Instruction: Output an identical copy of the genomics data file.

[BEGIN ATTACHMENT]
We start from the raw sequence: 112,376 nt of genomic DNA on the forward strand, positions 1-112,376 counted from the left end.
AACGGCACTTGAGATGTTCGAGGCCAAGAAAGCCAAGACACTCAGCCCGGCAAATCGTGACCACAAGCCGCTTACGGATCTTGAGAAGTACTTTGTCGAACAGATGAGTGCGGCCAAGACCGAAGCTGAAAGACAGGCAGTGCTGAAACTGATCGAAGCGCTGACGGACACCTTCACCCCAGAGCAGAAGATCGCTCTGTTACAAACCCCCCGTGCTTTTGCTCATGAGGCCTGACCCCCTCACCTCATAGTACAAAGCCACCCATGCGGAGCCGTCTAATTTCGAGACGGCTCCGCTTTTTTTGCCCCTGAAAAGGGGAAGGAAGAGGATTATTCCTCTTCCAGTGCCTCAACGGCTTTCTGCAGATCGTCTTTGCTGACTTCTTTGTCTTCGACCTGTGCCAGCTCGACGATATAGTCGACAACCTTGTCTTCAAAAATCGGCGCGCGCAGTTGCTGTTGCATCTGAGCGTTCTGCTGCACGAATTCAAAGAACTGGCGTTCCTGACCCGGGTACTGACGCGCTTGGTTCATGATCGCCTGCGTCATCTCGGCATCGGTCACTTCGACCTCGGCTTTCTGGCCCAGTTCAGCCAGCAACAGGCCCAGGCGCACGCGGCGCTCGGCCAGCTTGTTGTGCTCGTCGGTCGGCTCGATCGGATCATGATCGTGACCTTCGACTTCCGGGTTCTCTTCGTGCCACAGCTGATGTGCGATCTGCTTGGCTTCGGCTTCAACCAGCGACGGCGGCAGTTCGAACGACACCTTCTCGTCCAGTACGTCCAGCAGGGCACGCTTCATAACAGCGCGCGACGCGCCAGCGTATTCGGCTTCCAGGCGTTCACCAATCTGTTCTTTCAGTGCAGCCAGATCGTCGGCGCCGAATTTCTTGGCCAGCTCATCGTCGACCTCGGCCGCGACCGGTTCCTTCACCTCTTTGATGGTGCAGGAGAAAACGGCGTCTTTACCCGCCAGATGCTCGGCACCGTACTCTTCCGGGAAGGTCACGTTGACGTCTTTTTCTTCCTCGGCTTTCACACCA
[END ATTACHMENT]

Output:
We start from the raw sequence: 112,376 nt of genomic DNA on the forward strand, positions 1-112,376 counted from the left end.
AACGGCACTTGAGATGTTCGAGGCCAAGAAAGCCAAGACACTCAGCCCGGCAAATCGTGACCACAAGCCGCTTACGGATCTTGAGAAGTACTTTGTCGAACAGATGAGTGCGGCCAAGACCGAAGCTGAAAGACAGGCAGTGCTGAAACTGATCGAAGCGCTGACGGACACCTTCACCCCAGAGCAGAAGATCGCTCTGTTACAAACCCCCCGTGCTTTTGCTCATGAGGCCTGACCCCCTCACCTCATAGTACAAAGCCACCCATGCGGAGCCGTCTAATTTCGAGACGGCTCCGCTTTTTTTGCCCCTGAAAAGGGGAAGGAAGAGGATTATTCCTCTTCCAGTGCCTCAACGGCTTTCTGCAGATCGTCTTTGCTGACTTCTTTGTCTTCGACCTGTGCCAGCTCGACGATATAGTCGACAACCTTGTCTTCAAAAATCGGCGCGCGCAGTTGCTGTTGCATCTGAGCGTTCTGCTGCACGAATTCAAAGAACTGGCGTTCCTGACCCGGGTACTGACGCGCTTGGTTCATGATCGCCTGCGTCATCTCGGCATCGGTCACTTCGACCTCGGCTTTCTGGCCCAGTTCAGCCAGCAACAGGCCCAGGCGCACGCGGCGCTCGGCCAGCTTGTTGTGCTCGTCGGTCGGCTCGATCGGATCATGATCGTGACCTTCGACTTCCGGGTTCTCTTCGTGCCACAGCTGATGTGCGATCTGCTTGGCTTCGGCTTCAACCAGCGACGGCGGCAGTTCGAACGACACCTTCTCGTCCAGTACGTCCAGCAGGGCACGCTTCATAACAGCGCGCGACGCGCCAGCGTATTCGGCTTCCAGGCGTTCACCAATCTGTTCTTTCAGTGCAGCCAGATCGTCGGCGCCGAATTTCTTGGCCAGCTCATCGTCGACCTCGGCCGCGACCGGTTCCTTCACCTCTTTGATGGTGCAGGAGAAAACGGCGTCTTTACCCGCCAGATGCTCGGCACCGTACTCTTCCGGGAAGGTCACGTTGACGTCTTTTTCTTCCTCGGCTTTCACACCA